Are We Eating The Life Out of This Planet?

The way our nation eats is costing us our planet’s health. Aside from the highly detrimental effects of our eating habits on our health, our environment is suffering greatly from our use of pesticides and GMO crops.

Today, most crops are grown with the aid of one synthetic chemical or another, and GMOs are becoming the norm in America, despite other countries outlawing them due to health and environmental concerns. If America is able to adopt an organic lifestyle and put an end to these dangerous practices, we could literally save our planet.

The United States’ use of pesticides, herbicides, fertilizers and fungicides is disrupting the delicate natural balance of our planet’s food chain, today more so than ever in history. According to the Environmental Protection Agency (EPA), over 700 million pounds of pesticides are used by farmers to treat their crops each year.

This is approximately double the amount used 30 years ago. Additionally, the chemicals used are now between 10 and 100 times more potent. The frightening fact is, only about one percent of the pesticides used on crops even reach the ‘pests’ they are intended to eliminate; the remaining 99 percent leaches into the environment with no added benefit.

The environmental impact of this widespread pesticide use is huge. Statistics compiled by the U.S. Fish and Wildlife Service show that pesticides are a major threat to endangered species, including migratory birds, and their habitats.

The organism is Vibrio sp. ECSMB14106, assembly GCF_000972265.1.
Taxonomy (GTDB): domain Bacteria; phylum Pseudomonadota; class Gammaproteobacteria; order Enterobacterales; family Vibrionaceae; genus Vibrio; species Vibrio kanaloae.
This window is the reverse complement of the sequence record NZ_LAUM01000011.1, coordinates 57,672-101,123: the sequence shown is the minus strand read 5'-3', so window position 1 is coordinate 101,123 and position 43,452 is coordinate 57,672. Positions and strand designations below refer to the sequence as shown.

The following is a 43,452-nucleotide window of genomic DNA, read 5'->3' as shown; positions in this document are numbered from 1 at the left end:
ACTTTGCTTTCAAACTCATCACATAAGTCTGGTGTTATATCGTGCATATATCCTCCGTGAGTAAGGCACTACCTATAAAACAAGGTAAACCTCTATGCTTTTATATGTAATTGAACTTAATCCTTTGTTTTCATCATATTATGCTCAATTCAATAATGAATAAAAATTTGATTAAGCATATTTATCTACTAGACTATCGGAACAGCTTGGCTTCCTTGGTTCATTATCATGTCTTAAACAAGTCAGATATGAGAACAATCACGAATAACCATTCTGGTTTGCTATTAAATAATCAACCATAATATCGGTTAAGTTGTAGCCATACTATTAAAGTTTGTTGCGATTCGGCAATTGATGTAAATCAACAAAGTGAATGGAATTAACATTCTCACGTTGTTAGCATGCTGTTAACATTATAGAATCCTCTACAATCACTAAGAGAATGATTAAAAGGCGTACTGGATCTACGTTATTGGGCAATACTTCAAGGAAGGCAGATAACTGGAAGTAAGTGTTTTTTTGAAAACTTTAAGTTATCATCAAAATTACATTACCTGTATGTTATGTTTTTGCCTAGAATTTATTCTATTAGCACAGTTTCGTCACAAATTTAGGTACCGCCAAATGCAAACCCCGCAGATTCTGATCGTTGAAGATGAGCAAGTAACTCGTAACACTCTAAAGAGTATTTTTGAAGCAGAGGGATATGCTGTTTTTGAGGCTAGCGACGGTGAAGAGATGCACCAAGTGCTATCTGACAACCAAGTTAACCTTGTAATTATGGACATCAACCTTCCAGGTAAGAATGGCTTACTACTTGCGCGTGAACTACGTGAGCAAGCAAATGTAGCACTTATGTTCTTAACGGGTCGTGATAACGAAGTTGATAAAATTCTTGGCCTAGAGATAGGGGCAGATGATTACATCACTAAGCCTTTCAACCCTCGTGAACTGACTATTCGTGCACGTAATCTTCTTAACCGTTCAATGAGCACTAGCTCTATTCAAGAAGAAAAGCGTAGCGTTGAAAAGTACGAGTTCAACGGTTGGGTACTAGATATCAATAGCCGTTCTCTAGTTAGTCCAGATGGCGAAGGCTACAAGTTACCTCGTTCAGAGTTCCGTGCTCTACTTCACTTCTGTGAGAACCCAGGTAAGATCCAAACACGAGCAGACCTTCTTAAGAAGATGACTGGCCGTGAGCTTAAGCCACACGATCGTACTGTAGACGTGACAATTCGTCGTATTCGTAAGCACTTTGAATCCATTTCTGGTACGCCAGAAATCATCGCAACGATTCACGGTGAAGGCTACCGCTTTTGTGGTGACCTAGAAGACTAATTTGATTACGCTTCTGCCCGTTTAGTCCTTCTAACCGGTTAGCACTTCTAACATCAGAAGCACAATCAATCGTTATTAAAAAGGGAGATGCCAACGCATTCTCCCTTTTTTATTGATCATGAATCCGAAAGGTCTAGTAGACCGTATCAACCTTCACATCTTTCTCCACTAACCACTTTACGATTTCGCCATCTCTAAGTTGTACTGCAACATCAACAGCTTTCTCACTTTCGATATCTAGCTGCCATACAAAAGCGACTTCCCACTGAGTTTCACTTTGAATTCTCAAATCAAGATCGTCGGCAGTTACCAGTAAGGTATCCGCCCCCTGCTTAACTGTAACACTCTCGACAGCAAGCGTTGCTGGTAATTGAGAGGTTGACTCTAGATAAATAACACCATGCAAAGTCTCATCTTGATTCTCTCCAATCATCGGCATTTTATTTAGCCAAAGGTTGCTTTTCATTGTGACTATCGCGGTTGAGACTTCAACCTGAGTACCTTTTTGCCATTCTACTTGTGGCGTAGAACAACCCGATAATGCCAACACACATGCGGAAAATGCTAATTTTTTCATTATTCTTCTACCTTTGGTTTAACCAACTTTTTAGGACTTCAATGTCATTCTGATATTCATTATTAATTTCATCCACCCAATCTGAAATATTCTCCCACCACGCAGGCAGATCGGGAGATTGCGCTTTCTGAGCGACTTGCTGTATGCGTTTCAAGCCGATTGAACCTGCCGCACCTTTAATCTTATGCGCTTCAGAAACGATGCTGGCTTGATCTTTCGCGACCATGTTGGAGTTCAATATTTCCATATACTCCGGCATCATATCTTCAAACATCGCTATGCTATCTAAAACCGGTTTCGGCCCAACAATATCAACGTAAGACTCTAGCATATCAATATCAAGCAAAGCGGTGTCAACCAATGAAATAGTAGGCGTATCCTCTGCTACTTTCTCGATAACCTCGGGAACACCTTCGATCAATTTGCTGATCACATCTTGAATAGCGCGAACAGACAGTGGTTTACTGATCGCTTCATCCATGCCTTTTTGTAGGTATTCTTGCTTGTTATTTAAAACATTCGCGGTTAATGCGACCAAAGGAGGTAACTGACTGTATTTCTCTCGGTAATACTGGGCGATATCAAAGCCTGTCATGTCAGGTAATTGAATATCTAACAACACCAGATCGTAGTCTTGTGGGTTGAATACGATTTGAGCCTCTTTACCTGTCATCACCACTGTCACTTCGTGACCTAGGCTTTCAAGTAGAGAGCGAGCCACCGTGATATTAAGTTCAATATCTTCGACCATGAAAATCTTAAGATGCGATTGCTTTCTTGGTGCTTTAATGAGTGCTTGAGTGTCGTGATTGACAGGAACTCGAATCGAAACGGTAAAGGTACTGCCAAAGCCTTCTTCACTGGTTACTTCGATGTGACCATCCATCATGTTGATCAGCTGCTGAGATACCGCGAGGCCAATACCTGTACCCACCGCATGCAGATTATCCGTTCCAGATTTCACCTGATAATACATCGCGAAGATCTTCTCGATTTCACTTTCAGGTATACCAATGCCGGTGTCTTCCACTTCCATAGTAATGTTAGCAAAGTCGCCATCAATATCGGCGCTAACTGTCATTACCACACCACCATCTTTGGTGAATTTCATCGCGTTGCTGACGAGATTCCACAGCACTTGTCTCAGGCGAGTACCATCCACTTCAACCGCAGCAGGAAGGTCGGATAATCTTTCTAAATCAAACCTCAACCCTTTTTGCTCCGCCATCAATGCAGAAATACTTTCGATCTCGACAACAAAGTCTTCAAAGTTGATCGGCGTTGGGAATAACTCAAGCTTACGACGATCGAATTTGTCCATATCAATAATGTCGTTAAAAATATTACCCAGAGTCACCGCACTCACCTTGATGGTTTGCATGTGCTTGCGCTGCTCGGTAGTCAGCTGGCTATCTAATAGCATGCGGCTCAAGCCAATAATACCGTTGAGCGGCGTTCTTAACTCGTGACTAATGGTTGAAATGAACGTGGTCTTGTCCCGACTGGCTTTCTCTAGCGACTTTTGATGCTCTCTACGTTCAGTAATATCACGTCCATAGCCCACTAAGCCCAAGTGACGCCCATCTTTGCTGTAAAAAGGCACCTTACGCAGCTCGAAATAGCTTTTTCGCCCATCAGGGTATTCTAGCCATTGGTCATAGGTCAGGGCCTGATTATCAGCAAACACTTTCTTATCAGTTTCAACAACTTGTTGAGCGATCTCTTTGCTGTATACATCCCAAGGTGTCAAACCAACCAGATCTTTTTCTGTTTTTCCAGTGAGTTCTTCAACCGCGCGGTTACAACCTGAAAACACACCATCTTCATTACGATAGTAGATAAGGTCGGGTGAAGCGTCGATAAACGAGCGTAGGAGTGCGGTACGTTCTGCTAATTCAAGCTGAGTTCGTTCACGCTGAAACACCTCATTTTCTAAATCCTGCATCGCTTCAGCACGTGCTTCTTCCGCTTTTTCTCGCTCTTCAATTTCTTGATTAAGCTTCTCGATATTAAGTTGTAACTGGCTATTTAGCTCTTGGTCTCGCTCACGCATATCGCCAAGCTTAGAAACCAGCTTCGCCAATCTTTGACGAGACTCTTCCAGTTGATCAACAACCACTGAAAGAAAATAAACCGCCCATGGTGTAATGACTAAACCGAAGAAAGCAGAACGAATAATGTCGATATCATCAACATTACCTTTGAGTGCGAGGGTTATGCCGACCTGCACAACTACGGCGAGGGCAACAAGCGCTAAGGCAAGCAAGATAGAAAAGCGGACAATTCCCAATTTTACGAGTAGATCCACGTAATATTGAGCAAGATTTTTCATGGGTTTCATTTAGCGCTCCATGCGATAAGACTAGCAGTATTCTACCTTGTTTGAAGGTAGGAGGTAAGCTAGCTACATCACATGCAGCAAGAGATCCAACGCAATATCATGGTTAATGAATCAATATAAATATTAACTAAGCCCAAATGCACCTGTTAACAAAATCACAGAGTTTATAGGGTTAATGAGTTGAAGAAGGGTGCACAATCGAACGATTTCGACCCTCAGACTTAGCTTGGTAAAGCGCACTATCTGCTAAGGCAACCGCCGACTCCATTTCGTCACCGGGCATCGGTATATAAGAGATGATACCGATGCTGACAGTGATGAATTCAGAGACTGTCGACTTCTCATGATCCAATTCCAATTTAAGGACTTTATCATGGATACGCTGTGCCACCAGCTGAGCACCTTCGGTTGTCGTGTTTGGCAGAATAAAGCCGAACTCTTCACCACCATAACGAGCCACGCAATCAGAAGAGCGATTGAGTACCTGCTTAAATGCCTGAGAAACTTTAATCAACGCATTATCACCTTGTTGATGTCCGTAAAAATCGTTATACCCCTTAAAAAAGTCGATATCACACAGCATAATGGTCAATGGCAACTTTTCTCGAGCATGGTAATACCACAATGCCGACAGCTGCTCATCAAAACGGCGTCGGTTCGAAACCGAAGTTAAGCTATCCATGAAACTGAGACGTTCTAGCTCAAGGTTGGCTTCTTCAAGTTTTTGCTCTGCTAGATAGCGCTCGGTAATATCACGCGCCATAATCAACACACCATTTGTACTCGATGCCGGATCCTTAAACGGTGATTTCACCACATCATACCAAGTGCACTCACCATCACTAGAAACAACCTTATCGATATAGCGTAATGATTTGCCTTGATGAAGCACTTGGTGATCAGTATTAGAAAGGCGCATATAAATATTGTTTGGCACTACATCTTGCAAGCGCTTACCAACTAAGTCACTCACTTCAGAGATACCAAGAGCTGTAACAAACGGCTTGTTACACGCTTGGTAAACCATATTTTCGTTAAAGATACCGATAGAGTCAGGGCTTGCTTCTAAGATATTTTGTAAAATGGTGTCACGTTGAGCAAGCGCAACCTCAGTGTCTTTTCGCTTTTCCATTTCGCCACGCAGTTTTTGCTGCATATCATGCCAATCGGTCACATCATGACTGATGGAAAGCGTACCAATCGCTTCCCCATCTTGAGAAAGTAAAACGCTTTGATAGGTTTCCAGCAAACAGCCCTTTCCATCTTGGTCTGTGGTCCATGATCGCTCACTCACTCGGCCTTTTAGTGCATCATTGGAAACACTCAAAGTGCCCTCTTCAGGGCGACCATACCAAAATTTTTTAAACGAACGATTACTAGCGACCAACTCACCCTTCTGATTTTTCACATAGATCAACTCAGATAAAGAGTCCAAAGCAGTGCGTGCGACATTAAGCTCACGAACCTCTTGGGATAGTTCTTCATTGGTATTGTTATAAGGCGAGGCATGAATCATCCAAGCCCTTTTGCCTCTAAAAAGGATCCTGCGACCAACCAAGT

Recent studies of major rivers and streams found pesticides in 90 percent of the water sampled, as well as in 80 percent of fish. The Fish and Wildlife Service also lists pesticides as one of the leading causes of water quality decline and deformities in amphibian populations.

As pesticides destroy the natural enemies of the insects and rodents they are intended to kill, along with the species themselves, their use is leading to more and more endangered species due to the predators’ ingestion of toxic chemicals. ‘Beneficial’ insects and pollinator species crucial to our environment’s natural functionality are continuously depleted by the use of these pesticides.

Traces of pesticides can be found almost everywhere in our environment, including inside our homes. The most common crops treated with pesticides are corn, cotton, fruits, vegetables, soybeans and tobacco. The EPA states that approximately 90 percent of fungicides, 60 percent of herbicides and 30 percent of insecticides are carcinogenic.

This means that growing our most common crops is leaking cancer-causing agents into our soil, not to mention into our bodies, on a daily basis. While many consumers buy commercially-grown produce without a second thought, it is crucial to consider what pouring money into the industries supporting the use of these chemicals is doing to our planet.

Another modern eating habit of ours that poses significant hazards to our environment is our cultivation of genetically modified (GMO) crops. Over 170 million acres of American farmland have been devoted solely to these crops since 1996. So far, very limited research has been performed as to the ecological impact of growing and using these crops.